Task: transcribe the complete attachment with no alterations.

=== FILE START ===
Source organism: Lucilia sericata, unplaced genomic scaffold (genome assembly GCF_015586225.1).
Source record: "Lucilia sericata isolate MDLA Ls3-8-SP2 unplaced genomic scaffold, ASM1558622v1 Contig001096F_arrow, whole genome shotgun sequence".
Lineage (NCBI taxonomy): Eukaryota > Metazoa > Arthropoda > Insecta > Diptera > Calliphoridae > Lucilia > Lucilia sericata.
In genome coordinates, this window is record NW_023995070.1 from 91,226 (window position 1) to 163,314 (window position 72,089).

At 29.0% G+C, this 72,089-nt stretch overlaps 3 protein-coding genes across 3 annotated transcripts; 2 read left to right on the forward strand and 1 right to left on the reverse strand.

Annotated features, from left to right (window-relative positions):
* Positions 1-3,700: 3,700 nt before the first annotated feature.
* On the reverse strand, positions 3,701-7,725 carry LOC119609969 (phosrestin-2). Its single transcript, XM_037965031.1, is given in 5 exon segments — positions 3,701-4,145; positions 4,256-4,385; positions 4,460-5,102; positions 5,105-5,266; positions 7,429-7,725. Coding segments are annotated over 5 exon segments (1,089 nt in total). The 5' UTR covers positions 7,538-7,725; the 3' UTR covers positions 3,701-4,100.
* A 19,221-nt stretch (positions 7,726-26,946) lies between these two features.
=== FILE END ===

Source organism: Lucilia sericata, unplaced genomic scaffold (genome assembly GCF_015586225.1).
Source record: "Lucilia sericata isolate MDLA Ls3-8-SP2 unplaced genomic scaffold, ASM1558622v1 Contig001096F_arrow, whole genome shotgun sequence".
Lineage (NCBI taxonomy): Eukaryota > Metazoa > Arthropoda > Insecta > Diptera > Calliphoridae > Lucilia > Lucilia sericata.
In genome coordinates, this window is record NW_023995070.1 from 91,226 (window position 1) to 163,314 (window position 72,089).

At 29.0% G+C, this 72,089-nt stretch overlaps 3 protein-coding genes across 3 annotated transcripts; 2 read left to right on the forward strand and 1 right to left on the reverse strand.

Annotated features, from left to right (window-relative positions):
* Positions 1-3,700: 3,700 nt before the first annotated feature.
* On the reverse strand, positions 3,701-7,725 carry LOC119609969 (phosrestin-2). Its single transcript, XM_037965031.1, is given in 5 exon segments — positions 3,701-4,145; positions 4,256-4,385; positions 4,460-5,102; positions 5,105-5,266; positions 7,429-7,725. Coding segments are annotated over 5 exon segments (1,089 nt in total). The 5' UTR covers positions 7,538-7,725; the 3' UTR covers positions 3,701-4,100.
* A 19,221-nt stretch (positions 7,726-26,946) lies between these two features.